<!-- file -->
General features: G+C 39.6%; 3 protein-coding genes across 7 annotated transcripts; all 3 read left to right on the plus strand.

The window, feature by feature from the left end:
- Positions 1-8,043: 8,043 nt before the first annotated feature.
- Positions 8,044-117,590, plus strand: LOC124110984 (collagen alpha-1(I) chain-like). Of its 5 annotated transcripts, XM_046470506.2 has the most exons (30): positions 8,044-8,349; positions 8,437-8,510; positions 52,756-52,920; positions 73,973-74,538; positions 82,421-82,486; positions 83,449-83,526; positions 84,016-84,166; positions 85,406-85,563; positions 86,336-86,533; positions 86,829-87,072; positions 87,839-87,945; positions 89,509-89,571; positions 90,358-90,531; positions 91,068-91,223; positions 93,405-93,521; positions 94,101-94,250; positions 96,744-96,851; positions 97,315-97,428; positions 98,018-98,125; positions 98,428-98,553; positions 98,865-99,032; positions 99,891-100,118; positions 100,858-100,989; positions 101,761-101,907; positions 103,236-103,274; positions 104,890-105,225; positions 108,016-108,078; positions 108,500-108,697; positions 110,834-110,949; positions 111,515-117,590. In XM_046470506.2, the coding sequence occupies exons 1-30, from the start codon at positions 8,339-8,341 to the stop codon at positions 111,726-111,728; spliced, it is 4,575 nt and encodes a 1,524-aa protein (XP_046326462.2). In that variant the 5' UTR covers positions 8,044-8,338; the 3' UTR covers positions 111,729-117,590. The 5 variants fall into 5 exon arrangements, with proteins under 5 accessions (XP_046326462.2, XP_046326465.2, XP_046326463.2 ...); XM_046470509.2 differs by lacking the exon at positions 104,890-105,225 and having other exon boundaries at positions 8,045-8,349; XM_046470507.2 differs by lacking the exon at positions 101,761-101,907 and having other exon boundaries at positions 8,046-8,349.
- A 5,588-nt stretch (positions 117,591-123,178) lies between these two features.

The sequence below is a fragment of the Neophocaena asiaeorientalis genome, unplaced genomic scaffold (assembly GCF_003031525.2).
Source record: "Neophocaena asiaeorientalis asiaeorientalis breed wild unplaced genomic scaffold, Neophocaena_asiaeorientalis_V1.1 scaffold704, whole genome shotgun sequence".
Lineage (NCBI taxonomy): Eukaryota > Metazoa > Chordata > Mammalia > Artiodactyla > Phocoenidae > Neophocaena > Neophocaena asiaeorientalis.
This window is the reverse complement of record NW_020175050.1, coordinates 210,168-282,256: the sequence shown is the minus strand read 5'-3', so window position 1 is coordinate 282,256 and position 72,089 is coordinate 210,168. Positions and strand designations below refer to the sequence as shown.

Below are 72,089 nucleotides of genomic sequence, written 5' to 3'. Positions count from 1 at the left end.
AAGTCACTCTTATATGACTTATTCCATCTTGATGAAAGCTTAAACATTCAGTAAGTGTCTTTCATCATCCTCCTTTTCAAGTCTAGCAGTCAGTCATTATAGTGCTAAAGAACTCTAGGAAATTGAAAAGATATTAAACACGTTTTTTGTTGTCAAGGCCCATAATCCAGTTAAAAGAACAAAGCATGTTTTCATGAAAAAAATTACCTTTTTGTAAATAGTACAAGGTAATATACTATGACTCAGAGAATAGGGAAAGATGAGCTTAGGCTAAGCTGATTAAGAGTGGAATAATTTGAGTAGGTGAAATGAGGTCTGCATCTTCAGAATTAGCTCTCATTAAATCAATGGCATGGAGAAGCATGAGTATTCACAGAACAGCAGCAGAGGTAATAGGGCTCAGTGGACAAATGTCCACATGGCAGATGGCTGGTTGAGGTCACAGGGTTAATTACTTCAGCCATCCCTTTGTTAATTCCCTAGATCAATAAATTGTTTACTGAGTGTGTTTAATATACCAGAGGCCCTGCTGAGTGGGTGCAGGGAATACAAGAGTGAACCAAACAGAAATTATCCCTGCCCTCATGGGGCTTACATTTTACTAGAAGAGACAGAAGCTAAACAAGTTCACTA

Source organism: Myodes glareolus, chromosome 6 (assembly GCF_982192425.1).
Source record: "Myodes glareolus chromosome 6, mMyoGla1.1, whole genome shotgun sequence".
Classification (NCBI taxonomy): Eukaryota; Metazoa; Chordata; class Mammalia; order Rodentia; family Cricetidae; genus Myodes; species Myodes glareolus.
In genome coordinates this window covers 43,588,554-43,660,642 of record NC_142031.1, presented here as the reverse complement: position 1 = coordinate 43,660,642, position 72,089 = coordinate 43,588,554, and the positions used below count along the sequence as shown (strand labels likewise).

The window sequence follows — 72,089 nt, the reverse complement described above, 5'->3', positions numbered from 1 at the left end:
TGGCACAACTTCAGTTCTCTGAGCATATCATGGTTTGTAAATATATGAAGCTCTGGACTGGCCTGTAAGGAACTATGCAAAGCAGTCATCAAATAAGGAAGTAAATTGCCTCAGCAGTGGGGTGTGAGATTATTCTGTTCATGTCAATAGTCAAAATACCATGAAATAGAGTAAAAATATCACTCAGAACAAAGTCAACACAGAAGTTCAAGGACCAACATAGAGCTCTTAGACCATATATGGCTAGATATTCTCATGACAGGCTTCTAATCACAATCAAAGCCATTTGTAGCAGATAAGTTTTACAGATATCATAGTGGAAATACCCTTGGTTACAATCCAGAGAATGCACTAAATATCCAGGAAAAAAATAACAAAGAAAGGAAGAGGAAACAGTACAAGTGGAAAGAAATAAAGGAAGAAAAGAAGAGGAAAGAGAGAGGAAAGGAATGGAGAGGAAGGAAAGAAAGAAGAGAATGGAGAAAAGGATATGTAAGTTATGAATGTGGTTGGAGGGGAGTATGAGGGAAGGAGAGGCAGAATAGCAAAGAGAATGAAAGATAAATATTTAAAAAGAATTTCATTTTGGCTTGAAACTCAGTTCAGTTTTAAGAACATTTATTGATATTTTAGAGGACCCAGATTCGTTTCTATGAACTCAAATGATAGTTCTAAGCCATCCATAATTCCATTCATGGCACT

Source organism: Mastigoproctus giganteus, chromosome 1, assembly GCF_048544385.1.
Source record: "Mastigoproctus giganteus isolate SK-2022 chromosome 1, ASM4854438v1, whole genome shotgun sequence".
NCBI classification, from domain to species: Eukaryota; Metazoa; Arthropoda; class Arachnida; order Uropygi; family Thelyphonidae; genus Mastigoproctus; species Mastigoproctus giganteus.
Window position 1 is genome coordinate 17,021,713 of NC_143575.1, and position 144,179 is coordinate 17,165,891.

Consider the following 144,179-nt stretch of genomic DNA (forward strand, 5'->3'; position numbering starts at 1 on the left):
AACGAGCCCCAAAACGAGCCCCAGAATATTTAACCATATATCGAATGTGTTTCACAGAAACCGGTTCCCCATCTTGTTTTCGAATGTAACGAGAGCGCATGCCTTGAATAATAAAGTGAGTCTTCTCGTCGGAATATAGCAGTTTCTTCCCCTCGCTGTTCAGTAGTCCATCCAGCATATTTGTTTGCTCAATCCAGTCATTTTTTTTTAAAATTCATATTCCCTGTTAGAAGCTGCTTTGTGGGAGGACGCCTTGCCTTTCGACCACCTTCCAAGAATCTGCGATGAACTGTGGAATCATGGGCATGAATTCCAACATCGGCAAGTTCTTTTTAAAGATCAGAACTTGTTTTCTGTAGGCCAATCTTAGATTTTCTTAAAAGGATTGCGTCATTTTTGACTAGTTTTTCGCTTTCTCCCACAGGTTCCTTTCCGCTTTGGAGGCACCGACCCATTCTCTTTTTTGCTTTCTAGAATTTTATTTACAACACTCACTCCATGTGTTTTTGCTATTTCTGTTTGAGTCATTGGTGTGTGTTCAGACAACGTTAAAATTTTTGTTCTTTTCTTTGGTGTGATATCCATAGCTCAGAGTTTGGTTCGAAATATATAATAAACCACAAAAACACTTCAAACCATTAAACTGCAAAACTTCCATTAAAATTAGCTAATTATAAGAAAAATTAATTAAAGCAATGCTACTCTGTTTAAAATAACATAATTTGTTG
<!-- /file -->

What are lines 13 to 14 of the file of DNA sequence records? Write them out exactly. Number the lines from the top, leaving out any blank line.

Source record: "Myodes glareolus chromosome 6, mMyoGla1.1, whole genome shotgun sequence".
Classification (NCBI taxonomy): Eukaryota; Metazoa; Chordata; class Mammalia; order Rodentia; family Cricetidae; genus Myodes; species Myodes glareolus.